Pam: Dragons and dragon stories are always in demand, as well as unicorns and dinosaurs. Series are big with this age group: Tui Sutherland’s The Wings of Fire (dragon epic), Shannon Messenger’s Keeper of the Lost Cities (a telepathic girl in a strange world), Chris Colfer’s Land of Stories (fairytale adventures). In graphic series there’s Kazu Kibuishi’s Amulet .
We’re finding, too, that parents who buy the books are looking back to the classics, books they read as children and want to share with their own.

MUF: Tell us about how your store pursues its mission of raising readers, including your relationships with teachers and with homeless students in the Community Transitional School?
Pam: We give discounts to teachers and work closely with them to help build classroom and student libraries. We’ve been active with the Community Transitional School from the beginning. This welcoming school provides a stable education for homeless children pre-school to 8th grade. It even provides transportation to the site, something that is often difficult for the homeless to manage. Every Christmas, we have a Giving Tree with book requests on it that our customers can purchase. This means we can deliver a new book to every child in the school each year.

MUF: Describe an ideal day for you at The Childrens Place.
Pam: It’s kids coming in and finding the next book they want to read. We get to know our customers, who the advanced readers are who are the reluctant readers. Helping them find good sci-fi or graphic novels or whatever their interests are is what we like to do.

MUF: If a family from out of town visited your store, would they find family-friendly places nearby to get a meal or snack after shopping and browsing? And if they could stay longer, are there some especially unique or interesting sites or activities nearby youd recommend for a family to see?
Pam: Yes. There’s Caffe Destino, Grain Gristle, and Lucca (Italian). There are so many sites of interest in the area, including The Rose Garden, the Japanese Garden, Mt. Hood, and numerous hiking trails.

Thank you, Pam, for taking the time to talk with us today. Readers, if you haven’t been to A Children’s Place, be sure to visit next time you’re in Portland. 1423 NE Fremont Street.

STEM Tuesday — STEM in Sports — In the Classroom

While school may be out, there are plenty of sports science activities that kids can try at home. After reading the books on this month’s list, try some of these activities (or ones found in the books) or check out the list of resources to learn about drag, body fat, torque, sports medicine, and much more!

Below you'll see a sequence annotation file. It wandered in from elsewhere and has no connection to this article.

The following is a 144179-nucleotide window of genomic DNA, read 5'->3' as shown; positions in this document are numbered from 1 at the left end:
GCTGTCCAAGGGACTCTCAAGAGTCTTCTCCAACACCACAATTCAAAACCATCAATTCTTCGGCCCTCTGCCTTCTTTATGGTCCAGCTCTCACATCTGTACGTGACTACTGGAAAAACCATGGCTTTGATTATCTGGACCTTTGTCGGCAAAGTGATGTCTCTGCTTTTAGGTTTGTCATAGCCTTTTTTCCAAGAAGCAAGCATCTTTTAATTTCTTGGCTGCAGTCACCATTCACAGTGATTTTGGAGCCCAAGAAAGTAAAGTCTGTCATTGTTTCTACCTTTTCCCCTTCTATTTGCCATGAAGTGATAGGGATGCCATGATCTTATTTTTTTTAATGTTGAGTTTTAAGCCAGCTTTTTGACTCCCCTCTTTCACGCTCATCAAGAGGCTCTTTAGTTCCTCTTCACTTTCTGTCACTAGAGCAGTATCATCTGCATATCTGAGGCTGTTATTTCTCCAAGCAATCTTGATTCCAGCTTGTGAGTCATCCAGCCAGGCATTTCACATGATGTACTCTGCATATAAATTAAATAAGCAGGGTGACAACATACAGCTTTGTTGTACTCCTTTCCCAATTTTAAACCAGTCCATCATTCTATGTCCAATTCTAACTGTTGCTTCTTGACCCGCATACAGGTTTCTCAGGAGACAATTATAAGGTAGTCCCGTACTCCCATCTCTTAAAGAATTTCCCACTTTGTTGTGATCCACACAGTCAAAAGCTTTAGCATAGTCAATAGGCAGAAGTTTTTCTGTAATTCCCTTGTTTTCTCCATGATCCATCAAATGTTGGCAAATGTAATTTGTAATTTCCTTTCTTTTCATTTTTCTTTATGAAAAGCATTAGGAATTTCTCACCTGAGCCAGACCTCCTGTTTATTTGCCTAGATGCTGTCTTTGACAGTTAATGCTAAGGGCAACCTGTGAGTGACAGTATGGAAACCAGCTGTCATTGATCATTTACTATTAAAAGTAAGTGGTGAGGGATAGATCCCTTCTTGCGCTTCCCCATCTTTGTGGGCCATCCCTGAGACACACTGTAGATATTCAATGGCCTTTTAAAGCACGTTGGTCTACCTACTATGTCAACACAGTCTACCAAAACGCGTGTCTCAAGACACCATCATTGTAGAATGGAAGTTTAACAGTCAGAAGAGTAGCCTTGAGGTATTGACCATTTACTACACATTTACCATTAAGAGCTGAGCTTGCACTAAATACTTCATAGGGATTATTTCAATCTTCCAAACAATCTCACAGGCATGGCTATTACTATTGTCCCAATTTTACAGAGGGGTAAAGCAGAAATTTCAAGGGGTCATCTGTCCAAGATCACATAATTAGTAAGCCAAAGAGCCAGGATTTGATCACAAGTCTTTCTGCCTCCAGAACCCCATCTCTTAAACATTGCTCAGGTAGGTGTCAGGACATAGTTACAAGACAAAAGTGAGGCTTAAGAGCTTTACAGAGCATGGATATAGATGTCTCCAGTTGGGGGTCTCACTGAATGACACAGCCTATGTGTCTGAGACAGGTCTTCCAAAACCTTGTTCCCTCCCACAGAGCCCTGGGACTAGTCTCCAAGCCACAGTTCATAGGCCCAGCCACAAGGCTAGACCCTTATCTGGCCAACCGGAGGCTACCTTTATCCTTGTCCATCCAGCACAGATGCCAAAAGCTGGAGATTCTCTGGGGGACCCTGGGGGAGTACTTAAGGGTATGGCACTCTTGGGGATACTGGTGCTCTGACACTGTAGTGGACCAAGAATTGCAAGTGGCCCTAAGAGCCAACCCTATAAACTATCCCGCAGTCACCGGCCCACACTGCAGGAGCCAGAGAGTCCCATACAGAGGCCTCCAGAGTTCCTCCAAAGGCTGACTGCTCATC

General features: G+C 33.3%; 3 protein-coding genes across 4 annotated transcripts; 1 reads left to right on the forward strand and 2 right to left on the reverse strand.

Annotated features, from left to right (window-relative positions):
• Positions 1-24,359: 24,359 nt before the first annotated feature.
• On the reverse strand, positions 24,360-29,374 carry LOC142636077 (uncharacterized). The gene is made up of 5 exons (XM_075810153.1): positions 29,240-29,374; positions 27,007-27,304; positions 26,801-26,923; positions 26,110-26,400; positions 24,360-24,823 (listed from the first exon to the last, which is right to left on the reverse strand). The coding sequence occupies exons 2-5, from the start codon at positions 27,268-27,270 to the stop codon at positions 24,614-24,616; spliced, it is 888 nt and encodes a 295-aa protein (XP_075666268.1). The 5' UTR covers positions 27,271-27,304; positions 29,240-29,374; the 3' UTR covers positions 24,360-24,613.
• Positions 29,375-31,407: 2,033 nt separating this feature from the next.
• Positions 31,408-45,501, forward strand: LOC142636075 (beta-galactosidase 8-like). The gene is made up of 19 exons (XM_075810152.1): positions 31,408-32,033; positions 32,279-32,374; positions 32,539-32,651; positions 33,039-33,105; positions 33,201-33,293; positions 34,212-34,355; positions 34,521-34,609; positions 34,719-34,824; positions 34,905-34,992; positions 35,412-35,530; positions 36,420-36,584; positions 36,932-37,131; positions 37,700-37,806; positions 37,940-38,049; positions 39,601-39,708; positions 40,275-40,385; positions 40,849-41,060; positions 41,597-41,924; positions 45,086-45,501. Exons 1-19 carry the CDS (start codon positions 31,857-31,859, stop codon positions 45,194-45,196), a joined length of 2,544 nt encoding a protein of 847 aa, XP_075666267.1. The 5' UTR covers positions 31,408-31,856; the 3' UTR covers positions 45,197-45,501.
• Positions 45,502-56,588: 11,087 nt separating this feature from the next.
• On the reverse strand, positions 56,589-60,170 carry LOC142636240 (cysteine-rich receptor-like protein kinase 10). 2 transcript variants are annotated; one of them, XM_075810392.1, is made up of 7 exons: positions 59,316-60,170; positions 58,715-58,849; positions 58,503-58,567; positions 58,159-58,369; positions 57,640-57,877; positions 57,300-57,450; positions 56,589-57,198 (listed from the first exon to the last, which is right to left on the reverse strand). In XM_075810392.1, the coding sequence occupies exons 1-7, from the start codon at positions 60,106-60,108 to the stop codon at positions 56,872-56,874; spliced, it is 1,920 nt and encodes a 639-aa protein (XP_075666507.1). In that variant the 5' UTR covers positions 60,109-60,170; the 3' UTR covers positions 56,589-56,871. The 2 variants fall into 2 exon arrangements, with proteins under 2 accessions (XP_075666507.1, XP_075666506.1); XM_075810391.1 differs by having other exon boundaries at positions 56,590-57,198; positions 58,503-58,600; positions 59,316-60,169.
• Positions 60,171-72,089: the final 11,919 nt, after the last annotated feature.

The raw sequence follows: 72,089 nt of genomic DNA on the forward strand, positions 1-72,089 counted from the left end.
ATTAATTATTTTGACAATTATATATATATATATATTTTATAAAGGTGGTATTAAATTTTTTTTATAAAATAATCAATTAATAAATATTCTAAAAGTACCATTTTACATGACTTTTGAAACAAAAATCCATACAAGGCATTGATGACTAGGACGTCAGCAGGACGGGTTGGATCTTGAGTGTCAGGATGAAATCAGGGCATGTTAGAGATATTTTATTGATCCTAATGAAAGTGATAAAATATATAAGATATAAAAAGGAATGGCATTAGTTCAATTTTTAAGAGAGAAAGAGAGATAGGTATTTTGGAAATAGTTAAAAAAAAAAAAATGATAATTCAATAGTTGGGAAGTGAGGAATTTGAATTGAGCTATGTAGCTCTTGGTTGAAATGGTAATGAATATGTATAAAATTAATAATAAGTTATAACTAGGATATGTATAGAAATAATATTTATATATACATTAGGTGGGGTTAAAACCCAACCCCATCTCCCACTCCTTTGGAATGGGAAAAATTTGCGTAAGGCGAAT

Super Gear: Nanotechnology and Sports Team Up by Jennifer Swanson

Nanotechnology and sports? Using a fun voice, easily understood analogies, and great graphics, this book explores the molecular properties of nanoparticles and the amazing developments that scientists have made in using harnessing them to improve the clothing, shoes, and equipment of athletes. Side bars and “Science in Action!” experiments help demonstrate and explain this cutting-edge science.


Do some historical research on sports equipment of the past versus modern equipment. Look at the first footballs, old tennis rackets, and tennis balls. See if you can find some old sports equipment at an antique or thrift store, or check out an online museum gallery (such as the National Museum of American History Sports &. Leisure collection: Make an evolution timeline of a certain piece of sports equipment, noting how the materials have changed and why. Use images to illustrate how much that piece of gear has changed over time.

Check this out!

Super Gear Discussion and activity guide:


Sports Science & Technology in the Real World by Janet Slingerland

Discover how scientists, engineers, and mathematicians are using science to help athletes – and how this same technology is being used in everyday applications. This book provides a peek into the cutting-edge technology being developed and includes primary source sidebars and discussion questions.



Technology is designing better gear to protect athlete’s bodies. You can try too–design a better bike helmet! Analyze your bike helmet: what kind of padding does it have? How is it shaped? How do you think it could be better? Read about how bike helmets work too (try this article: Draw your dream bike helmet, labeling all the ways it can better protect your head.

Check this out!

ABDO Booklinks, Sports Science & Technology:


Learning STEM From Baseball: How Does A Curveball Curve? And Other Amazing Answers for Kids! by Marne Ventura

Numerous sciences play a role in baseball. From physics to virtual reality, engineering to woodworking this book does a great job of introducing many of the ways science, math, and technology have interacted throughout baseball’s history. The in-depth endnotes offer great resources for further exploration.



Baseball is all about physics—with the right force, you can get motion—a fast pitch or a home run hit! But gravity is always pulling down, so angle matters too. Try seeing how far you can throw a baseball by adjusting the angle you throw it. You need a baseball, objects to mark where the ball lands, a measuring tape, and a notebook/pencil. First throw the ball straight forward as hard as you can three times. Mark where it lands and measure the distance. Record the results and average the distances. Then try this with a slight angle upward three times. And then with a steep upward angle three times. Why method of throwing made the ball go the farthest? Why do you think that method worked best? How do you think that gravity affected the ball with the different kinds of throws?

Check this out!

Exploratorium, Science of Baseball:

Further Resources

Check out these sites for more fascinating and fun STEM sports resources:


author Karen Latchana KenneyKaren Latchana Kenney loves to write books about animals, and looks for them wherever she goes—from leafcutter ants trailing through the Amazon rain forest in Guyana, where she was born, to puffins in cliff-side burrows on the Irish island of Skellig Michael. She especially enjoys creating books about nature, biodiversity, conservation, and groundbreaking scientific discoveries—but also writes about civil rights, astronomy, historical moments, and many other topics. She lives in Minnesota with her husband and son, and bikes, hikes, and gazes at the night sky in northern Minnesota any moment she can. Visit her at